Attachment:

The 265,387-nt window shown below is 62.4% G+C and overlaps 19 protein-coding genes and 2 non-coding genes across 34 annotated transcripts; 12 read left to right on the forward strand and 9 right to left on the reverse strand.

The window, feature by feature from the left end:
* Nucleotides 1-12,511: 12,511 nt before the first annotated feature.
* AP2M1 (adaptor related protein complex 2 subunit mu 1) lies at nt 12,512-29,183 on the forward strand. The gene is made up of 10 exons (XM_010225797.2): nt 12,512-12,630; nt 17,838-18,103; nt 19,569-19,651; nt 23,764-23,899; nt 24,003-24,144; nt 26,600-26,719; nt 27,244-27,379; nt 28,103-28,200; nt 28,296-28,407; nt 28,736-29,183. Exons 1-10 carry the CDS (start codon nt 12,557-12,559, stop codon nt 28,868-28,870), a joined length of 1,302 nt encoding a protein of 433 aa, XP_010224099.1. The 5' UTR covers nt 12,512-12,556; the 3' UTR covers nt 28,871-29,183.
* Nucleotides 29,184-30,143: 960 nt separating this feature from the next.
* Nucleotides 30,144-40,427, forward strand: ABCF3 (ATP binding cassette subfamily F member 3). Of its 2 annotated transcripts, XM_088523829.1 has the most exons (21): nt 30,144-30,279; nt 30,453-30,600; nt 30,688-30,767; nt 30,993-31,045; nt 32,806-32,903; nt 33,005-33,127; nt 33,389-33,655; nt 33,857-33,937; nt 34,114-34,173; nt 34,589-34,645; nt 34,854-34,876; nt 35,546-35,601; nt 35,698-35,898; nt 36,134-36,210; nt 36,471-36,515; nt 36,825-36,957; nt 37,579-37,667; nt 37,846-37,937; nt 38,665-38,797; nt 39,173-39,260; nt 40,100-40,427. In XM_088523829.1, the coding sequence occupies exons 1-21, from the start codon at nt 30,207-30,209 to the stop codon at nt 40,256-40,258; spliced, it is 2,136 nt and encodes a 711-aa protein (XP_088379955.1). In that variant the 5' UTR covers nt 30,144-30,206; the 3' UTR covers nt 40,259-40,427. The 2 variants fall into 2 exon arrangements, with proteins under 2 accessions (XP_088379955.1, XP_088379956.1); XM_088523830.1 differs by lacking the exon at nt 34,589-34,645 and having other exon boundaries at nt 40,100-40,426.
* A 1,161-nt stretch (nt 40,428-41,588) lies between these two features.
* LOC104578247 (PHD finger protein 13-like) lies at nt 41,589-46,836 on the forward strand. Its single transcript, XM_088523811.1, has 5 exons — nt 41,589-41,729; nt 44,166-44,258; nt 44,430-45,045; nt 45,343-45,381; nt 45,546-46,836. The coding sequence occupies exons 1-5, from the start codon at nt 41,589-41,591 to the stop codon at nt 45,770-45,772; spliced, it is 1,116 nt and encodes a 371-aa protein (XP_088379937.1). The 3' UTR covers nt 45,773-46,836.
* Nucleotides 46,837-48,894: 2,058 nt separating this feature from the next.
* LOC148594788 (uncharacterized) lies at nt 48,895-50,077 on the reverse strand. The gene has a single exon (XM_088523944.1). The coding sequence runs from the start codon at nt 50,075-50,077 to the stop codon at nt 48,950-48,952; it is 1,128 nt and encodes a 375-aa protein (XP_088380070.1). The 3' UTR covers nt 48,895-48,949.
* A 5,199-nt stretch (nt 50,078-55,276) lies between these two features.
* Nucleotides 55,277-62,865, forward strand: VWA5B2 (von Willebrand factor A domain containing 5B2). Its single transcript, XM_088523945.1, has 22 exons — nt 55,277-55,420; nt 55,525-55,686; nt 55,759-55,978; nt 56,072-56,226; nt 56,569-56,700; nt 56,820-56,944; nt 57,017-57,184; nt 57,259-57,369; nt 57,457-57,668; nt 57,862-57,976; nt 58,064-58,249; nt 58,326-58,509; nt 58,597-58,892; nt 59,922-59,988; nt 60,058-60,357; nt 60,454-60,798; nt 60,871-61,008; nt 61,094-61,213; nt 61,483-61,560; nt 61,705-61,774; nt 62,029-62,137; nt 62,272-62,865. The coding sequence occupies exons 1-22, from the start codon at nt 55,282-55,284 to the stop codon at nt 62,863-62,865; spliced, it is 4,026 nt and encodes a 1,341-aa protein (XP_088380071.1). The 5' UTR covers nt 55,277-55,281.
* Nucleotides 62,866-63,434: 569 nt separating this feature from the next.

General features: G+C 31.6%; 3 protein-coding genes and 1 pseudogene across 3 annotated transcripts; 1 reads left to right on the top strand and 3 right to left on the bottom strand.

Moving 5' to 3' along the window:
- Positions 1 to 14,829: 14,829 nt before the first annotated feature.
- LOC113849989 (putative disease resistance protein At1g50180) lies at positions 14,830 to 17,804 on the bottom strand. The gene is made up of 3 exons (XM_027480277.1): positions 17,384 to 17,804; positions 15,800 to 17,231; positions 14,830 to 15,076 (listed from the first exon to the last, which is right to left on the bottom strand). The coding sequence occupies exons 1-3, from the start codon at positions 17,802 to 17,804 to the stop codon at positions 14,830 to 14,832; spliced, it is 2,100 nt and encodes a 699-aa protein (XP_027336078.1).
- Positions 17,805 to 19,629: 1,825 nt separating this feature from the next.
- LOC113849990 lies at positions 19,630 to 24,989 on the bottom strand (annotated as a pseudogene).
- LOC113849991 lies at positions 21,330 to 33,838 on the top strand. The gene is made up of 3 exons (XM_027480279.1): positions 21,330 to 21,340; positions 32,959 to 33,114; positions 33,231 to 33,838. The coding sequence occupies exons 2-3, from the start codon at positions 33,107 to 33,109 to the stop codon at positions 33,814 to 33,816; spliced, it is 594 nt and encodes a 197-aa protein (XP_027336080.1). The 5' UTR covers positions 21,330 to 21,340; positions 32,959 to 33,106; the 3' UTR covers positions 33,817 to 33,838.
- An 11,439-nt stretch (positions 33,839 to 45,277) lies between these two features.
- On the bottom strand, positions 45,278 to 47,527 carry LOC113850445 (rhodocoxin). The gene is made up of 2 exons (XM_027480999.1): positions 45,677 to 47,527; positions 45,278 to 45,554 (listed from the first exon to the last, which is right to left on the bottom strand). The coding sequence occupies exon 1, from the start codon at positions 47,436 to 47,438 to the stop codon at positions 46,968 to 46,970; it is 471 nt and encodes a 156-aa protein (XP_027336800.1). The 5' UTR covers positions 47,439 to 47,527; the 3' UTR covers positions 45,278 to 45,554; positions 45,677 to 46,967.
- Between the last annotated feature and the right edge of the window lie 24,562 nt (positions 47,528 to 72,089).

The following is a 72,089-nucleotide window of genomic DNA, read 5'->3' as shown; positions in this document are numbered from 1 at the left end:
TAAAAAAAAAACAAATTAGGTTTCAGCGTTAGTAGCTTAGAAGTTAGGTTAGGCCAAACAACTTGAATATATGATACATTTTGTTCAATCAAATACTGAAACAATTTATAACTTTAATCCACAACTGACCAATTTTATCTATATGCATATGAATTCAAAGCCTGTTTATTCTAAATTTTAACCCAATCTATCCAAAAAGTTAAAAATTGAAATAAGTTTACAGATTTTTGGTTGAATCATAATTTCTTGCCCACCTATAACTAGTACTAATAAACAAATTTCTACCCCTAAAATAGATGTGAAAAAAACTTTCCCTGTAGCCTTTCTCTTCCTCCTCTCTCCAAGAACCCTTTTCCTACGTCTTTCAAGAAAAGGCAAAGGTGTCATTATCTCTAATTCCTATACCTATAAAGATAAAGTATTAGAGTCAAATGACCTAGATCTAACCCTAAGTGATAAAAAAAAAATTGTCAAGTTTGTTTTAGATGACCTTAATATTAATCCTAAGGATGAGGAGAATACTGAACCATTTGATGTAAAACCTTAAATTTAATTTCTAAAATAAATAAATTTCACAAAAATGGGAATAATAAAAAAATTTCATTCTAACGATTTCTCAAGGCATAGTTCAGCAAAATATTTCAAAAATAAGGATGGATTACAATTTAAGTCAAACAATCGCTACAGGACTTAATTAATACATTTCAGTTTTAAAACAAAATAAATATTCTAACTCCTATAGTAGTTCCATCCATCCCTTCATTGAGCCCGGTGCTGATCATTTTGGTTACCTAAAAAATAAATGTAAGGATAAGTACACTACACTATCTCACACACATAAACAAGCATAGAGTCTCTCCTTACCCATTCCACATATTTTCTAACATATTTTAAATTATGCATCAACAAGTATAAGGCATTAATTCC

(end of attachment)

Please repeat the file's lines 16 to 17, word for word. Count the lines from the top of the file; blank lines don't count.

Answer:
- Positions 1 to 14,829: 14,829 nt before the first annotated feature.
- LOC113849989 (putative disease resistance protein At1g50180) lies at positions 14,830 to 17,804 on the bottom strand. The gene is made up of 3 exons (XM_027480277.1): positions 17,384 to 17,804; positions 15,800 to 17,231; positions 14,830 to 15,076 (listed from the first exon to the last, which is right to left on the bottom strand). The coding sequence occupies exons 1-3, from the start codon at positions 17,802 to 17,804 to the stop codon at positions 14,830 to 14,832; spliced, it is 2,100 nt and encodes a 699-aa protein (XP_027336078.1).